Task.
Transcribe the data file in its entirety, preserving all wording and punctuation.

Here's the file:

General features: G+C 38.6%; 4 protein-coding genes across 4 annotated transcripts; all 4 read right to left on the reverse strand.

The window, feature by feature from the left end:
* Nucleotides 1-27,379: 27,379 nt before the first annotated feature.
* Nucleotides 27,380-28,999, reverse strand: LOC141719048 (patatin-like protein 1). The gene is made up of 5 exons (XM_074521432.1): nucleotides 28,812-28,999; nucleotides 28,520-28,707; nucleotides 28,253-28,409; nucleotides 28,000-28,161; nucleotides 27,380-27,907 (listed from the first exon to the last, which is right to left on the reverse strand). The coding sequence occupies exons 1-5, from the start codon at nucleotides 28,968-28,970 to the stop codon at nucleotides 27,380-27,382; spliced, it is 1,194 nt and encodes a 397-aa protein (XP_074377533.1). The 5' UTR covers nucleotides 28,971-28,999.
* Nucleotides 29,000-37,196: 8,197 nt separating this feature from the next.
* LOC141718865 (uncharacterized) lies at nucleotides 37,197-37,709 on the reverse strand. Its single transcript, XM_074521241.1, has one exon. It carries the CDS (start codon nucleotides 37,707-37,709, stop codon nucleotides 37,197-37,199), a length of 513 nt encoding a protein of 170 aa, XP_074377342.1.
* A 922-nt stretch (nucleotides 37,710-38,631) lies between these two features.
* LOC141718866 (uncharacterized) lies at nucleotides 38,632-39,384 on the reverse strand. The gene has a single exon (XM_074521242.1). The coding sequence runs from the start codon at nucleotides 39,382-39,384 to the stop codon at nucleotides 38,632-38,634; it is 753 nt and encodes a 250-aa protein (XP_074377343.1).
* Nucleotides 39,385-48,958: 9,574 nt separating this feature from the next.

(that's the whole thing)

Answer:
General features: G+C 38.6%; 4 protein-coding genes across 4 annotated transcripts; all 4 read right to left on the reverse strand.

The window, feature by feature from the left end:
* Nucleotides 1-27,379: 27,379 nt before the first annotated feature.
* Nucleotides 27,380-28,999, reverse strand: LOC141719048 (patatin-like protein 1). The gene is made up of 5 exons (XM_074521432.1): nucleotides 28,812-28,999; nucleotides 28,520-28,707; nucleotides 28,253-28,409; nucleotides 28,000-28,161; nucleotides 27,380-27,907 (listed from the first exon to the last, which is right to left on the reverse strand). The coding sequence occupies exons 1-5, from the start codon at nucleotides 28,968-28,970 to the stop codon at nucleotides 27,380-27,382; spliced, it is 1,194 nt and encodes a 397-aa protein (XP_074377533.1). The 5' UTR covers nucleotides 28,971-28,999.
* Nucleotides 29,000-37,196: 8,197 nt separating this feature from the next.
* LOC141718865 (uncharacterized) lies at nucleotides 37,197-37,709 on the reverse strand. Its single transcript, XM_074521241.1, has one exon. It carries the CDS (start codon nucleotides 37,707-37,709, stop codon nucleotides 37,197-37,199), a length of 513 nt encoding a protein of 170 aa, XP_074377342.1.
* A 922-nt stretch (nucleotides 37,710-38,631) lies between these two features.
* LOC141718866 (uncharacterized) lies at nucleotides 38,632-39,384 on the reverse strand. The gene has a single exon (XM_074521242.1). The coding sequence runs from the start codon at nucleotides 39,382-39,384 to the stop codon at nucleotides 38,632-38,634; it is 753 nt and encodes a 250-aa protein (XP_074377343.1).
* Nucleotides 39,385-48,958: 9,574 nt separating this feature from the next.